ACC budget submission: infrastructure spending must fill ‘serious gaps’

The federal government should increase infrastructure investments and proposals like the Western Canada Gateway Initiative and work with the construction industry to train the workforce of the future .

These are some of the recommendations made in a pre-budget brief presented recently to Finance Minister and Deputy Prime Minister Chrystia Freeland by the Canadian Construction Association (CCA).

“Infrastructure spending commitments must be sufficient to close the serious gaps that have been identified and position Canada for the future,” CCA President Mary Van Buren said in a letter accompanying the submission. . “Investments must be cohesively planned, long-term and guided by an independent body that can align federal, provincial, municipal and Indigenous needs.

“Procurement approaches need to be streamlined and modernized. Finally, Canada needs to do more to address the critical labor shortage in the construction industry as we prepare for 22% of our workforce to retire in course of the next decade.

The brief indicates that the government’s commitment to building a more resilient economy, including investments in public infrastructure and measures to address the effects of climate change, are indeed key priorities, but infrastructure is critical to competitiveness and the quality of life of Canadians.

“We rely on power generation, roads and public transit, water management, hospitals, and natural resource development to function personally, socially, and economically,” says Van Buren. “And, as recent events have shown, the importance of building resilience cannot be overstated.”

The construction industry is ready and able to play its part in positioning the country for future challenges by helping to address aging infrastructure, increasing the resilience of Canada’s infrastructure to climate change, and building reliable infrastructure that connects supply chains and efficiently transports goods and services. across borders, she says, but the industry needs government help.

“We are an inclusive and diverse industry, seeking to hire and retain a skilled and talented workforce with well-paying jobs that can become careers for life.”

CCL’s brief outlines five key ways the construction industry can support a strong economic recovery.

On infrastructure, the CCA says the federal government is responding appropriately to the situation with initiatives such as the Investing in Canada plan and Canada Infrastructure Bank funds, but the organization asks the government to invest more money and take into account the long-term realities of infrastructure.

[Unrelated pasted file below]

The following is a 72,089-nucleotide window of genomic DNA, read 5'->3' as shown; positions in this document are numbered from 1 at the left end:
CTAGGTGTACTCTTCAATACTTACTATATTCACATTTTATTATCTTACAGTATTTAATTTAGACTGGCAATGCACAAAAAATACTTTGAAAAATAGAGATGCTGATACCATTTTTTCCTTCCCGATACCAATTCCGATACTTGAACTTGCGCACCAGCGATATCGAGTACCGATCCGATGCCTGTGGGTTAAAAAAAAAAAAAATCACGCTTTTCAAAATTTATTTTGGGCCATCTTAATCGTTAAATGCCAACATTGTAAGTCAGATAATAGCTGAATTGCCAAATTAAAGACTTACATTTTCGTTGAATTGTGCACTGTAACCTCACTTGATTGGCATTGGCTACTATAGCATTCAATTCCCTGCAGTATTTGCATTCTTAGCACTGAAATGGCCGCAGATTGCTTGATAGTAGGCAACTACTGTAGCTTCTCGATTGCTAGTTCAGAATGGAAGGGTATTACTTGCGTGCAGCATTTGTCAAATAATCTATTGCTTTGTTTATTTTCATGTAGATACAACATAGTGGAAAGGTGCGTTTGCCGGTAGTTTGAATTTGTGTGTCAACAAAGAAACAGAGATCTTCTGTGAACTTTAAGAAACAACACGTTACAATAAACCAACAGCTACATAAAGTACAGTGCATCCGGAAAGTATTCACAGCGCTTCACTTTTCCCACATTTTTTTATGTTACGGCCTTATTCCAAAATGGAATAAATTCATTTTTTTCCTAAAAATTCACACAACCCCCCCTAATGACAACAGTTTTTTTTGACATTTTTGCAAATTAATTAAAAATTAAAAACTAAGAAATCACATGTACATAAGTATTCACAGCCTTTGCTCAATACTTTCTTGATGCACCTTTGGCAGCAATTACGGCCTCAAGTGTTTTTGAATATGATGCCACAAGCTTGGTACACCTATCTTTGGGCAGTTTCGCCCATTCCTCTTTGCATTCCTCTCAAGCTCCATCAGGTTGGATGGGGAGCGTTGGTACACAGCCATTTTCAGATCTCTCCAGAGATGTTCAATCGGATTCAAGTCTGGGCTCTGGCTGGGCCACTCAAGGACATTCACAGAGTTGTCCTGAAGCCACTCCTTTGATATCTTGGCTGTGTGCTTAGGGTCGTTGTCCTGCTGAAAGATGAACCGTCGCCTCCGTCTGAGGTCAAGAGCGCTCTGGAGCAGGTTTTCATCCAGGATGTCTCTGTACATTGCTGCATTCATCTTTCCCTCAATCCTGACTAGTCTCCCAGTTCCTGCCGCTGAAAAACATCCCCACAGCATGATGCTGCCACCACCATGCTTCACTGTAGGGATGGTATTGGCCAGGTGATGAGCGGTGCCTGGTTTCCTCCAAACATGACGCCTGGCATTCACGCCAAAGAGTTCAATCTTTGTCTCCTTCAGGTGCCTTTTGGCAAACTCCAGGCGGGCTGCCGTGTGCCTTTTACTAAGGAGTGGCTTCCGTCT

The CCA wants the government to cut red tape, eliminate inter-provincial trade barriers, encourage businesses to invest in Canada, ensure sustainability is built into infrastructure procurement and close the gap between levels of investment planned and what is needed to deal with aging infrastructure.

The government should also invest in trade-enabling infrastructure like the Western Canada Trade Gateway and Corridor Initiative, says the CCA brief, because the country’s economy needs reliable roads and bridges to linking supply chains and efficiently transporting goods and services across borders.

As a trading nation, part of positioning Canada for future success is ensuring goods can make it to the global market, says the CCA, but the country’s trade infrastructure is vulnerable, such as the demonstrated the global pandemic, the impact of extreme weather events in British Columbia, and truck blockages.

“Canada must significantly recapitalize its Trade Corridor Fund for long-term strategic investments in trade-enabling infrastructure, including the Western Canada Trade Gateway and Corridor Initiative, to spur economic growth in our country.

The government must also work with industry to promote and invest in programs that address labor shortages, such as the Talent First Here campaign designed to attract new construction recruits.

Between retirements and changing demographics, the construction industry will find itself with hundreds of thousands of jobs to fill by 2028. According to the ACC, construction offers well-paying and rewarding jobs, but the industry must be positioned as a career of choice in order to attract candidates. both underrepresented demographic segments and science, technology, engineering, and math fields.

“The government’s recent initiative to promote the skilled trades as the first choice career path for youth and young adults is a welcome first step, but there is still a long way to go since the skilled trades are only one part of the problem,” the brief states. “The construction industry also needs engineers, project managers, project coordinators and other professionals.”

Investing in programs to address labor shortages, including prioritizing skilled immigrants and funding apprenticeship placements, will provide a viable and inclusive employment sector for Canadians, while attracting a workforce -diverse and skilled workforce, says CCA.

In the meantime, the CCA calls for the creation of an independent advisory body to guide infrastructure investments and align federal, provincial, municipal and Indigenous infrastructure needs.

The stability of having multi-year project pipelines, based on evidence and advice from independent experts, would enable the development of the skilled workforce and encourage private sector investment, the CCA said.

ACC also recommends the adoption of modern procurement strategies to encourage productivity, innovation and the use of alternative delivery models that support risk sharing.

“The federal government’s outdated approach to procurement leaves little room for creative solutions and fair risk sharing,” says CCA. “Innovative procurement can improve productivity, save costs and shorten construction project timelines.”

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